Good day, mate!
I’m sorry to hear that your female Tigersnout (Hippocampus elongatus) seems to be having a tough go of it. Rapid respirations and a lack of energy can be indications that a seahorse is not getting enough oxygen, and I would recommend treating your female with methylene blue, as discussed below:
Commonly known as "meth blue" or simply "blue," this is a wonderful medication for reversing the toxic effects of ammonia and nitrite poisoning. Methylene blue transports oxygen and aids breathing. It facilitates oxygen transport, helping fish breathe more easily by converting methemoglobin to hemoglobin — the normal oxygen carrying component of fish blood, thus allowing more oxygen to be carried through the bloodstream. This makes it very useful for treating gill infections, low oxygen levels, or anytime your seahorses are breathing rapidly and experiencing respiratory distress. It is the drug of choice for treating hypoxic emergencies of any kind with your fish. However, methylene blue will destroy nitrifying bacteria so it should be used in a hospital tank or as a brief bath or dip only (if used in an established aquarium, it will impair the biological filtration and the tank may need to be cycled all over again).
Here is some more information that explains how to treat with methylene blue properly:
If you can obtain the Kordon brand of Methylene Blue (available at most well-stocked local fish stores here in the US), the instructions for administering it as a very brief, concentrated dip are as follows:
For use as a dip for treatment of fungus or external parasitic protozoans and cyanide poisoning:
(a) Prepare a nonmetallic container of sufficient size to contain the fish to be treated by adding water similar to the original aquarium.
(b) Add 5 teaspoons (24.65 ml) per 3 gallons of water. This produces a concentration of 50 ppm. It is not recommended that the concentration be increased beyond 50 ppm.
(c) Place fishes to be treated in this solution for no longer than 10 seconds.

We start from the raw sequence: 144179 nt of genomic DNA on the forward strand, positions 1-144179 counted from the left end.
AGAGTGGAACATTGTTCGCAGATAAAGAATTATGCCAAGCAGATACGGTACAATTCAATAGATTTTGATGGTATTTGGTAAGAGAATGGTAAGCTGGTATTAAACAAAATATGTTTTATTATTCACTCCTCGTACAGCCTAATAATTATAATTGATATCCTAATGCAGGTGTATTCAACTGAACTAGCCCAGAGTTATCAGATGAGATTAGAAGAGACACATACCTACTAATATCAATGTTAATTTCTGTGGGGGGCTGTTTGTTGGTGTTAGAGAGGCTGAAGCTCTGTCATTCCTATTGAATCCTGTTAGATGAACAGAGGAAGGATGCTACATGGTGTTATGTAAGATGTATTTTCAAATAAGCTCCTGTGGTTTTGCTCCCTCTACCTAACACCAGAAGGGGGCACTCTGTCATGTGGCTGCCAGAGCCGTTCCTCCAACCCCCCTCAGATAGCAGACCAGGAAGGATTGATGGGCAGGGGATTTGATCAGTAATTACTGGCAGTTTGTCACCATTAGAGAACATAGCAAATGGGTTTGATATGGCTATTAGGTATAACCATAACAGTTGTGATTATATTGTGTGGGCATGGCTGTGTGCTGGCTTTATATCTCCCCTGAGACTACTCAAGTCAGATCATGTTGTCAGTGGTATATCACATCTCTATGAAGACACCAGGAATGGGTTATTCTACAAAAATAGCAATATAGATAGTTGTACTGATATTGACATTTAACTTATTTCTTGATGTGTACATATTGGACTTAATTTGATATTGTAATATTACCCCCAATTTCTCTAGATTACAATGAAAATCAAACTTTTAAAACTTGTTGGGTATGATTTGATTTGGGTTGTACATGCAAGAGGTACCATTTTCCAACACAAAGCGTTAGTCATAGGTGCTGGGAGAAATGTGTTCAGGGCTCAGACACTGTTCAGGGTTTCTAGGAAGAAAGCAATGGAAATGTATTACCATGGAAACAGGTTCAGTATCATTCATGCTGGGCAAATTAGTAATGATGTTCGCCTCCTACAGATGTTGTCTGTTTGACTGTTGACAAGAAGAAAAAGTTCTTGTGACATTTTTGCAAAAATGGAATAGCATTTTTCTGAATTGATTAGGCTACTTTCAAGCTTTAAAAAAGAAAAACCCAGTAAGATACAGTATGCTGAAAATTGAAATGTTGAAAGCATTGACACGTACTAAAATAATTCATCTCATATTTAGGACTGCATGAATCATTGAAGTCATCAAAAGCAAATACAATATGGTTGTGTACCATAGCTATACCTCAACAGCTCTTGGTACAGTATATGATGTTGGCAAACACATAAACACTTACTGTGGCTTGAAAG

(d) Return fish to original aquarium.
When you administer such a dip, hold the seahorse in your hand throughout the procedure and time it closely so that the dip does not exceed 10 seconds.
And here are Kordon’s instructions for administering the methylene blue in a hospital tank if longer-term treatment seems appropriate:
As an aid in reversal of nitrite (NO2-) or cyanide (CN-) poisoning of marine and freshwater aquarium fishes:
(a) Remove carbon filter and continue to operate with mechanical filter media throughout the treatment period.
(b) Add 1 teaspoon of 2.303% Methylene Blue per 10 gallons of water. This produces a concentration of 3 ppm. Continue the treatment for 3 to 5 days.
(c) Make a water change as noted and replace the filter carbon at the conclusion of the treatment.
See the following link for more information on treating with Kordon’s Methylene Blue:
Click here: KPD-28 Methylene Blue
If you obtained a brand of methylene blue other than Kordon, just follow the instructions the medication comes with.
One other tip: if you ever need to handle seahorses to administer first aid measures or treat them in a hospital tank, it’s best not to net them when you are manipulating the seahorse:
I do not like to use an aquarium net to transfer or manipulate seahorses, since their delicate fins and snouts can become entangled in the netting all too easily. I much prefer to transfer the seahorses by hand. Simply wet your hand and fingers (to avoid removing any of the seahorse’s protective slime coat) and scoop the seahorses in your hand. Allow them to curl their tail around your fingers and carefully cup their bodies in your hand to support them while you lift them out of the water. When you gently immerse your hand in the destination tank, the seahorse will release its grip and swim away as though nothing out of the ordinary has happened.